Another thing, my other expenses like my payment for semester fee, insurance payment do they have an effect on it?

    Please give me the best suggestion. And definitely ask if you have any question.

    1. Thilo Rudolph

      Hello, Hossain,

      If you file a tax return (Abgabepflicht, tax liability), you must always do so for one year.

      If you want to file a tax return for 2019 and are not obliged to do so, you have 4 years time (Abgabefristen, submission deadlines), i.e. the tax return for 2019 must be received by your tax office by 31.12.2023 at the latest. If, on the other hand, you are obliged to file, the tax return for 2019 must be submitted to the tax office by 31.7.2020.

      Please understand that for legal reasons we are not allowed to provide individual tax advice. If you have more detailed questions, please contact a tax consultant or lawyer for binding information on tax matters in your area.

      With kind regards

      Thilo Rudolph

  15. Adel

    I have a few questions:

    1. Let’s say I started work here in Germany in August 2019. can I submit a tax return anytime I want or I have to wait until 1 year from the day I started?
    2. I’m using public transportation to go to work is the refund will be exactly the same amount?
    for example, if the monthly ticket is 150 euro do I get it all back or half of it?
    3. does the return includes everything I purchase online (amazon, shopping,…. etc)?


    1. Thilo Rudolph

      Hello Adel,

      to your questions:

      1. if you are obliged to file a tax return (duty to file), the tax return for the year 2019 must be received by the tax office by 31.07.2020 If, on the other hand, you are not obliged to file a tax return, you have 4 years, i.e. until 31.12.2023.

      2. the income-related expenses (including travel expenses) reduce the taxable income. The tax liability is then assessed on the taxable income. This means that you will not receive a full refund of travel expenses, as these only reduce the assessment basis and thus the tax liability. However, you will only receive a tax refund if you have also paid taxes in 2019.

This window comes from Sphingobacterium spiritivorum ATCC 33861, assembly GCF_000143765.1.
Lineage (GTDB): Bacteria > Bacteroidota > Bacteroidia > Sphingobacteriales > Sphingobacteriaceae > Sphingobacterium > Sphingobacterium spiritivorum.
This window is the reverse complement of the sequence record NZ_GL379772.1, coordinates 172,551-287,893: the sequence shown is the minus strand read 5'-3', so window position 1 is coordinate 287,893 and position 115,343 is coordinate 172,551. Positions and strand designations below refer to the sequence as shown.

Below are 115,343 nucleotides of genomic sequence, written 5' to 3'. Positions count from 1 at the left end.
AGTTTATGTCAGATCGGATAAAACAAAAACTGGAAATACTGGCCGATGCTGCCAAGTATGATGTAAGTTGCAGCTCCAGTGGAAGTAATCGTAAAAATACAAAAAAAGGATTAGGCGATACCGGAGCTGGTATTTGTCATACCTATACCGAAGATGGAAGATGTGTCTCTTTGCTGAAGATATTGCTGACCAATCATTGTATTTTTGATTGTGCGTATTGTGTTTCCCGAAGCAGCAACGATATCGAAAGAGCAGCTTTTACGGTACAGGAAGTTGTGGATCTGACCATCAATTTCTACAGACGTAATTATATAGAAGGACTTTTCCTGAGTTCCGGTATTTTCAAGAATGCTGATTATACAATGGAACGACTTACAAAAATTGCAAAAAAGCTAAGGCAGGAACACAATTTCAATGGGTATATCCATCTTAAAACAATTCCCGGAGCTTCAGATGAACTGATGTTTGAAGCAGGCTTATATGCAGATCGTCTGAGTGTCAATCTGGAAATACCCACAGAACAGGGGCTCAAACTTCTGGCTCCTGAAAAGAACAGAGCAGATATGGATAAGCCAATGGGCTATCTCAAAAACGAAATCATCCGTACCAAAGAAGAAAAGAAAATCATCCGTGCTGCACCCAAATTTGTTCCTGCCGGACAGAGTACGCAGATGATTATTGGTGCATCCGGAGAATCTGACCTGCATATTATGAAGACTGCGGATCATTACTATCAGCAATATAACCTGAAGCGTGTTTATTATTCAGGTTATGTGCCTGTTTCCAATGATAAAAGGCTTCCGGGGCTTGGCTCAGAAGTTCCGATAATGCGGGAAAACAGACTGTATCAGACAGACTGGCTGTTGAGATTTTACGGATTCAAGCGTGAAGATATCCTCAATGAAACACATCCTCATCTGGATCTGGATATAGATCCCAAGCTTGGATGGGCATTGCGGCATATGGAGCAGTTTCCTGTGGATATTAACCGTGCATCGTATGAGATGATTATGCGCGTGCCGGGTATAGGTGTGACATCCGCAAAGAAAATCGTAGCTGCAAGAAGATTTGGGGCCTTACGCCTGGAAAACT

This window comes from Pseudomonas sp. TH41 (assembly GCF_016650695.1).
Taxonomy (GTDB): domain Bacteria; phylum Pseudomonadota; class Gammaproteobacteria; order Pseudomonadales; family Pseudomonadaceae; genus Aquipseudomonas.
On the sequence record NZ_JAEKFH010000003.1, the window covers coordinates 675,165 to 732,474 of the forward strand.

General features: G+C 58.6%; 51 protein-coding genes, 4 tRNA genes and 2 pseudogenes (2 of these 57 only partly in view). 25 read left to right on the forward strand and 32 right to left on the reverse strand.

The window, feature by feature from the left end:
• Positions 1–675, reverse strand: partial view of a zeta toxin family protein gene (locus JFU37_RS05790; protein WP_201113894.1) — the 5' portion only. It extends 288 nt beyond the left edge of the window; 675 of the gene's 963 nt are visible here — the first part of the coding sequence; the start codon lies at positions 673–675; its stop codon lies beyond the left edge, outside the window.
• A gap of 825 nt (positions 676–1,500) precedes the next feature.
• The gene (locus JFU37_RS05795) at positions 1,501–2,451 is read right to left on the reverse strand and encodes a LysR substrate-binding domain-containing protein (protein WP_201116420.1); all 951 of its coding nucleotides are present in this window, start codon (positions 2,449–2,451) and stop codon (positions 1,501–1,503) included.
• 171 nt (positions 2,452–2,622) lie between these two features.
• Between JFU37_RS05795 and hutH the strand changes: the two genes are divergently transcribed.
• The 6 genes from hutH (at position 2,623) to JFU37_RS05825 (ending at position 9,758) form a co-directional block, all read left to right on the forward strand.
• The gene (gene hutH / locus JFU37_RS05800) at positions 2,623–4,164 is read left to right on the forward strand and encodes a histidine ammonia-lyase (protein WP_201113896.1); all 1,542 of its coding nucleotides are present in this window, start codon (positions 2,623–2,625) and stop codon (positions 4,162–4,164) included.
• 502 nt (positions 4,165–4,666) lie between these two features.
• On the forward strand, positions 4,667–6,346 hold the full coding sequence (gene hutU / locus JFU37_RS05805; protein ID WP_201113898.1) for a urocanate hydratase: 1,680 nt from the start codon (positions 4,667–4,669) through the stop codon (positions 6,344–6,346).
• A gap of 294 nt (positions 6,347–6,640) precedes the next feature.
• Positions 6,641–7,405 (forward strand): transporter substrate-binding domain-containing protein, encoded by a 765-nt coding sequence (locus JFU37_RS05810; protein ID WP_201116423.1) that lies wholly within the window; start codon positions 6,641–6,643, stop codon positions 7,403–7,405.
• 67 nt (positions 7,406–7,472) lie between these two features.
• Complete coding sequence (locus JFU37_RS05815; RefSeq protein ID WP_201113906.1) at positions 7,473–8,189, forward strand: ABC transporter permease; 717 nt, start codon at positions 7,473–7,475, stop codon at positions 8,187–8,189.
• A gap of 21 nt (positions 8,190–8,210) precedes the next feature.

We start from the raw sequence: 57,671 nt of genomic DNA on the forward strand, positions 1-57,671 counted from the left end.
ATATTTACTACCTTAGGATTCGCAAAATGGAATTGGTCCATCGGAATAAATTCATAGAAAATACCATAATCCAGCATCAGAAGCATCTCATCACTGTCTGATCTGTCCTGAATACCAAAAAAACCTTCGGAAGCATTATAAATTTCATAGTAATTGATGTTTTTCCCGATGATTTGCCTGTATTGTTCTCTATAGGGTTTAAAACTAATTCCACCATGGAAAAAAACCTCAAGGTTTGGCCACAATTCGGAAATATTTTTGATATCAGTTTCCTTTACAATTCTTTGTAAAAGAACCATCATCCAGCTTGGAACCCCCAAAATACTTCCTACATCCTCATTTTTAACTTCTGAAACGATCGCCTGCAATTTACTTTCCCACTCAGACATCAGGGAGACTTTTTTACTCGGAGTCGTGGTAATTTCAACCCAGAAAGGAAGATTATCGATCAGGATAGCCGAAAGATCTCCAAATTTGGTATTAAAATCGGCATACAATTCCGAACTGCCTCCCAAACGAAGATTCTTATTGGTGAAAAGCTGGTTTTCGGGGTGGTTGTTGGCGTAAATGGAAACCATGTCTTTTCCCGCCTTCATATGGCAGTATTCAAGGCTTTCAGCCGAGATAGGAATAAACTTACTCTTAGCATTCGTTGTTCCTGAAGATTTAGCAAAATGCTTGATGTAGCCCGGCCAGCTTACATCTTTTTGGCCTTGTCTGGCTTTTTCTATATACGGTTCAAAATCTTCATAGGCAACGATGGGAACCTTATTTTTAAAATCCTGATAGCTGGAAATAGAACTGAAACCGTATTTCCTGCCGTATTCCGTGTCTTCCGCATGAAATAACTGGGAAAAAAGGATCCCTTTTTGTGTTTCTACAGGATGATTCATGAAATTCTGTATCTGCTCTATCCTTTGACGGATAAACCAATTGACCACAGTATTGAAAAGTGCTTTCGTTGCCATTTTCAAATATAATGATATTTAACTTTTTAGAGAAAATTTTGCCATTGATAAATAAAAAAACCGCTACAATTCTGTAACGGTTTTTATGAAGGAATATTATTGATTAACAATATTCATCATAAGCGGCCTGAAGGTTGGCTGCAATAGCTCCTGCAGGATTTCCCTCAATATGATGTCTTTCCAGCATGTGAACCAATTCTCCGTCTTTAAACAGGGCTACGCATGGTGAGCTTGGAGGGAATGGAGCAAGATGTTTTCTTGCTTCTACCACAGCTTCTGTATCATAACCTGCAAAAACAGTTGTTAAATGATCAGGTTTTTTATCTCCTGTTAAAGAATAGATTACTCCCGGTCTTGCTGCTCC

3. income-related expenses are all expenses that you have incurred in direct connection with your professional activity. You can claim these costs for tax purposes if they have not already been reimbursed tax-free by your employer.

      If you do not claim individual income-related expenses, a lump sum of EUR 1,000 will be accepted without proof.

      Please understand that for legal reasons we are not allowed to provide individual tax advice. If you have more detailed questions, please contact a tax consultant or lawyer for binding information on tax matters in your area.

      With kind regards

      Thilo Rudolph

  16. Eban

    Dear SteuerGo,

    I’m employed in Germany since 2016 and have filled tax return (through a tax consultant) for the year 2016 &2017.
    However, I’m yet to fill the tax return for 2018 & 2019 and I want to do it myself this time.
    My question is am I already late to file the tax return for 2018? If yes, do I need to pay penalty? Thanks in advance for your helpful suggestion.


    1. Thilo Rudolph

      Hello, Eban,

      If you want to file a tax return for 2018 and you are not obliged to do so, you have 4 years time (Abgabefristen), i.e. the tax return for 2018 must be received by your tax office by 31.12.2022 at the latest.

      If, on the other hand, you are obliged to file (Abgabepflicht), the tax return for 2018 should have been submitted to the tax office on 31.7.2019. In this case, however, the tax office would probably have already sent you a reminder. You are therefore probably not obliged to file and can now take your time to file your tax return. If you are not sure whether you have to file or not, you can also call your tax office to find out.

      Please understand that for legal reasons we are not allowed to provide individual tax advice. If you have any further questions, please contact a tax consultant or lawyer to obtain binding information on tax matters in your area.

      With kind regards

      Thilo Rudolph